NASHVILLE — Even if the Rays don't do anything else before the winter meetings end today, they still will have had a successful trip.
They traded for shortstop Yunel Escobar, who manager Joe Maddon says "could really make a huge difference for us." They made a deal to sign first baseman James Loney with the expectation he'll be a defensive standout and an offensive improvement.
And they talked enough with agents and other teams — in numerous configurations of assorted deals — to get a much clearer sense of what players are and are not realistic possibilities to be in uniform April 2.
"I think we're narrowing down the potential scenarios in how we construct our roster," executive vice president Andrew Friedman said. "There's a few potential outcomes that are really exciting to us, and we're going to work toward trying to make them materialize."
However that unfolds — and whatever that really means — could obviously change the dynamic. As could a decision to trade a starter, with ongoing chatter about swapping James Shields (or Jeremy Hellickson) for Royals mega-prospect Wil Myers.
But to this point, and with about $60 million committed, here's a look at what they have:
A significantly improved defensive infield, which includes Ben Zobrist moving back to second. Uncertainty over how their outfield will be aligned and DH spot filled as they seek one or two more position players, preferably who swing impact bats. A remaining surplus for the rotation that includes Wade Davis, who is no longer being viewed as a reliever. And a couple of spots to fill in the bullpen, with the chances increasingly unlikely for J.P. Howell to return as the market for lefty relievers soars.
Zobrist, whom Maddon called to tell him about the Escobar trade, said "I'm good" with shifting back from shortstop, as much as he enjoyed it, to what looks to be his previous role, playing second base against right-handers and the outfield vs. lefties.
"Disappointed? I don't think that's the right word for it," Zobrist said. "We're upgrading our team, and that's what we're all about. So if that upgrades our team, I'm all for it."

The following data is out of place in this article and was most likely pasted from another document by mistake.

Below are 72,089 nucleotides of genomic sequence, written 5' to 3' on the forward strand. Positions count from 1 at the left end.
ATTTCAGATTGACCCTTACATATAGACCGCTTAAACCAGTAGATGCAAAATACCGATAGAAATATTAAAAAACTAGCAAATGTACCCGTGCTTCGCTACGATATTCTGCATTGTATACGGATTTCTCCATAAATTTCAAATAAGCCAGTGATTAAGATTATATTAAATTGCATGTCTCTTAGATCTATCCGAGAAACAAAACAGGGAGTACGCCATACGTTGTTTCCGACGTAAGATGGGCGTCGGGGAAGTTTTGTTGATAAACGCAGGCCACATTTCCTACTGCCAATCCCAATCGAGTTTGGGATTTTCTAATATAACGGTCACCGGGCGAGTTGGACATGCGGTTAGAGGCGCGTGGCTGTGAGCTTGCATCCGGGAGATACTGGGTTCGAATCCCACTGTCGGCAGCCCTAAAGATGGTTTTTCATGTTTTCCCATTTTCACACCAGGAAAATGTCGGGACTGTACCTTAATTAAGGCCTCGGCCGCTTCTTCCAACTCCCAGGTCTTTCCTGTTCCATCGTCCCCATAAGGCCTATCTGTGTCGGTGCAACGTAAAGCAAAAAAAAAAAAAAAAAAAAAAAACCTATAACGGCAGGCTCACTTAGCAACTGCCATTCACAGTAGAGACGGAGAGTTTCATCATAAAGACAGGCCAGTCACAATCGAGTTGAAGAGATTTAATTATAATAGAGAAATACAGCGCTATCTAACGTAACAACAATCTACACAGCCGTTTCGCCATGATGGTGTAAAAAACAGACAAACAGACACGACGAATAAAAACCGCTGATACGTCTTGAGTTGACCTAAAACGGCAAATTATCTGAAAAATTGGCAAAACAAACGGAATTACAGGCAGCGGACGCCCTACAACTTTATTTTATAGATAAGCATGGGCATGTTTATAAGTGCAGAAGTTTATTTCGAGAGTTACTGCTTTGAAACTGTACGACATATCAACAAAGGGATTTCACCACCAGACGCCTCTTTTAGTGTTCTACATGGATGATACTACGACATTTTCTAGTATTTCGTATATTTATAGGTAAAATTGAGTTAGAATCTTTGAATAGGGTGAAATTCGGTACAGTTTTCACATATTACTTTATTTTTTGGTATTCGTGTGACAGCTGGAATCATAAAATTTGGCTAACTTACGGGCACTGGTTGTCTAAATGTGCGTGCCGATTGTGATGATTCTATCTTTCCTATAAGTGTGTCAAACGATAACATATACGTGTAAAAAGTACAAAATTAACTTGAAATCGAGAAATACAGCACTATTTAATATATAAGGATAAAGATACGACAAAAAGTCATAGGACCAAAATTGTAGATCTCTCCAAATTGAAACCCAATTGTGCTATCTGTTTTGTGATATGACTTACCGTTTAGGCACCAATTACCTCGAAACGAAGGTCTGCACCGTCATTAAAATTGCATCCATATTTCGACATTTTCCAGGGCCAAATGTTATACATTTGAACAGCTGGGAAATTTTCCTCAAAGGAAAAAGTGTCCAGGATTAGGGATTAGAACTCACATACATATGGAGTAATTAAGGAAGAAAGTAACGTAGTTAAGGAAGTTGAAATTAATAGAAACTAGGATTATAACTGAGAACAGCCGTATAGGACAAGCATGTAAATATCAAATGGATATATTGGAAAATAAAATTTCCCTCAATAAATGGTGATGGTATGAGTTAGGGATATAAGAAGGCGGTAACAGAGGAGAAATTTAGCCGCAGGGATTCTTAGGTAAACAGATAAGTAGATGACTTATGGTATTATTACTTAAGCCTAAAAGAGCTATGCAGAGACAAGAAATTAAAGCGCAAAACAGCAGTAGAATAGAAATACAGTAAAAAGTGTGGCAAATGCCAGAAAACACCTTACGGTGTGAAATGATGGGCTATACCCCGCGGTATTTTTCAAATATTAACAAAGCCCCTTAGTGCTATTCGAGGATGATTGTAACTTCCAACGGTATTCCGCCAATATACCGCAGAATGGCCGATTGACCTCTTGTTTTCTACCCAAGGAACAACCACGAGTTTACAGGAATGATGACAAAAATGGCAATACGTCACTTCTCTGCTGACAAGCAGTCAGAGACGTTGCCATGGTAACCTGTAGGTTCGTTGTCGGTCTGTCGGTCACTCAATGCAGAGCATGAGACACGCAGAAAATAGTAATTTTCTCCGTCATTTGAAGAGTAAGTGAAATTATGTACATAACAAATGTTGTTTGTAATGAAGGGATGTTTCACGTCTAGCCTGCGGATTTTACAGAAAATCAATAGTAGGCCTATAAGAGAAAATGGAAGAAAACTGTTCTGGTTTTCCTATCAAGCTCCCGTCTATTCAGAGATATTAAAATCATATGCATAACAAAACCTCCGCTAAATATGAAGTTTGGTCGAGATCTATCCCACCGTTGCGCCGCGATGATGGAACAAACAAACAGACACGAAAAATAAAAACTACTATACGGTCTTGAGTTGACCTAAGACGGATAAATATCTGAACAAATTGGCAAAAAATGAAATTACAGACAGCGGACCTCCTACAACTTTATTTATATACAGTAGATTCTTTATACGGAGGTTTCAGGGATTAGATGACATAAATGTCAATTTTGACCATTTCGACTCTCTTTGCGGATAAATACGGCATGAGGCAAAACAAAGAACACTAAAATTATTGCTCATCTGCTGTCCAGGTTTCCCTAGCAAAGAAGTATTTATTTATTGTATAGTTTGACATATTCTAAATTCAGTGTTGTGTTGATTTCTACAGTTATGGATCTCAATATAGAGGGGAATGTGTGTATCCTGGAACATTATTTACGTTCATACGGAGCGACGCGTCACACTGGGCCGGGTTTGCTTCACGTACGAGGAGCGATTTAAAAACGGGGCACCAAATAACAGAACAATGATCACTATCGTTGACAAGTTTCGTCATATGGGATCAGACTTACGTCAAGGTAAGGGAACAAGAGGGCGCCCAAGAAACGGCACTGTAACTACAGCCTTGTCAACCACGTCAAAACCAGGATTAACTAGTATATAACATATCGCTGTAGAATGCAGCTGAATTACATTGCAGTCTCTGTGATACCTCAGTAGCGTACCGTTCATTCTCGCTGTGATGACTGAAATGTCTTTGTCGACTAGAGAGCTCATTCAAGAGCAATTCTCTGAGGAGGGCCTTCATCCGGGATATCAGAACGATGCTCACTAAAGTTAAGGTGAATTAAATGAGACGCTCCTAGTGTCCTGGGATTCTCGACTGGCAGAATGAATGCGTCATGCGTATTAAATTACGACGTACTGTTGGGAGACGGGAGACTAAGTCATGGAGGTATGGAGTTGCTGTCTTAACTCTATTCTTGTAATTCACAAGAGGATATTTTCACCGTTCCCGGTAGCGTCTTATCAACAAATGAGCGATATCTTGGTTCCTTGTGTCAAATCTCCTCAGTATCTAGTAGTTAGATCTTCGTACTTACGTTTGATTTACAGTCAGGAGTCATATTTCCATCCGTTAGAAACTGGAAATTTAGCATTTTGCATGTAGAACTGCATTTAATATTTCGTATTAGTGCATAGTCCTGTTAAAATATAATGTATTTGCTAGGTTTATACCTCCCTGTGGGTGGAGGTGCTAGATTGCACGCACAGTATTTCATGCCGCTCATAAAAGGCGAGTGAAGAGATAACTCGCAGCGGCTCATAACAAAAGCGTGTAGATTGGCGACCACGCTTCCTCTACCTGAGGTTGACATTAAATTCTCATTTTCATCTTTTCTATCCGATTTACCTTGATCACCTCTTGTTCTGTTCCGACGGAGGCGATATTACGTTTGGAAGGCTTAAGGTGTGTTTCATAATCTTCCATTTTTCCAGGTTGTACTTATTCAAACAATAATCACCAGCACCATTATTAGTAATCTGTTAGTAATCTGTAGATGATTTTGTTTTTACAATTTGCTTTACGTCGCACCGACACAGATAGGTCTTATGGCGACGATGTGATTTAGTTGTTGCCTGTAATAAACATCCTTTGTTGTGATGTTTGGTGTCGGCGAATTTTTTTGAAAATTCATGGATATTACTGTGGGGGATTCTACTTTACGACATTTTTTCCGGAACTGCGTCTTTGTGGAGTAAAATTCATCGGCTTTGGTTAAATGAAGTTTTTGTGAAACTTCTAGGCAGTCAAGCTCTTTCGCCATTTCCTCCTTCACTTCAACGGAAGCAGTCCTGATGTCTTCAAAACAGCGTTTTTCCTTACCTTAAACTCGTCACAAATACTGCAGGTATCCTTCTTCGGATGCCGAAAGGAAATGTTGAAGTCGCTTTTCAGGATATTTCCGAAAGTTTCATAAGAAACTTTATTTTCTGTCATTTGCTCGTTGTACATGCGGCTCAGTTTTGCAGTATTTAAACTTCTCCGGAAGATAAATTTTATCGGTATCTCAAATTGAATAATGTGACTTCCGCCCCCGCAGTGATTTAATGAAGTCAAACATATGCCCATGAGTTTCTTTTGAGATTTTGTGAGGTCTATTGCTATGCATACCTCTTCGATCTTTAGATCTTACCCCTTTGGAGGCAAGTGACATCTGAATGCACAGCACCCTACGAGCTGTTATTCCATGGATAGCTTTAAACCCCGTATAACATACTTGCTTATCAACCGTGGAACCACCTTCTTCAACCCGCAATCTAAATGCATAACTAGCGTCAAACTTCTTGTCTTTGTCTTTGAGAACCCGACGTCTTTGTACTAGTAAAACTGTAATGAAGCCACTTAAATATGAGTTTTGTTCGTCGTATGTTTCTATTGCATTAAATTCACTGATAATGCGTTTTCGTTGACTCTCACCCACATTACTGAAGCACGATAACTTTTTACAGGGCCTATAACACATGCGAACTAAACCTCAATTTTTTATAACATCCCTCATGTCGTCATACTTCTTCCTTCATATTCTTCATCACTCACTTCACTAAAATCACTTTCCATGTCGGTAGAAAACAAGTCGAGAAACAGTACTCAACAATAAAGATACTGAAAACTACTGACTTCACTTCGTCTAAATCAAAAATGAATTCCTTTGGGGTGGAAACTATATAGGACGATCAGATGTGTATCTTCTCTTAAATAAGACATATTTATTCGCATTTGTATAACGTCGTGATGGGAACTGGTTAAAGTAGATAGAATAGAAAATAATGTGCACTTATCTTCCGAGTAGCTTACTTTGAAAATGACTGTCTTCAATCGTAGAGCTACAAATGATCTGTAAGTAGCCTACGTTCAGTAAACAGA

The Rays are revved up about what Escobar, acquired Tuesday from Miami for prospect Derek Dietrich, can do with his glove and his bat.
And, apparently, realistic about the flaws in his game, which include a reputation for showboating and lapses in concentration.
"We've talked to some of our players that have played with him, and they say good things about him in the clubhouse, and they like him as a teammate," Maddon said.
"There's been different issues on the field. He can be flamboyant, I don't deny that. But you've got to be careful; you don't want to take all that away from a guy, either, because part of his success may be rooted in that. That's just who he is. So you have to, as you're attempting to try to make it better, don't subtract what makes him tick, either.
"I think it's conversational — just try to have him understand where you're coming from. I think we'll get a lot of support from other players on the team talking to him, also. … I find it challenging, but I don't see it as an overt challenge. I think it's a little bit overblown regarding his disposition and how he is."
Toronto coach Luis Rivera, who worked with Escobar the past two seasons, said the 30-year-old has gotten better, both in toning down the showboating — "He understands it's more about fielding the ball and making the play than being on SportsCenter" — and staying into the games mentally, though still with some lapses.
"I really like him," Rivera said. "They made a good choice. They don't have to worry about moving anybody else to shortstop. He's got everything. He just has to put it together."
Marc Topkin can be reached at firstname.lastname@example.org.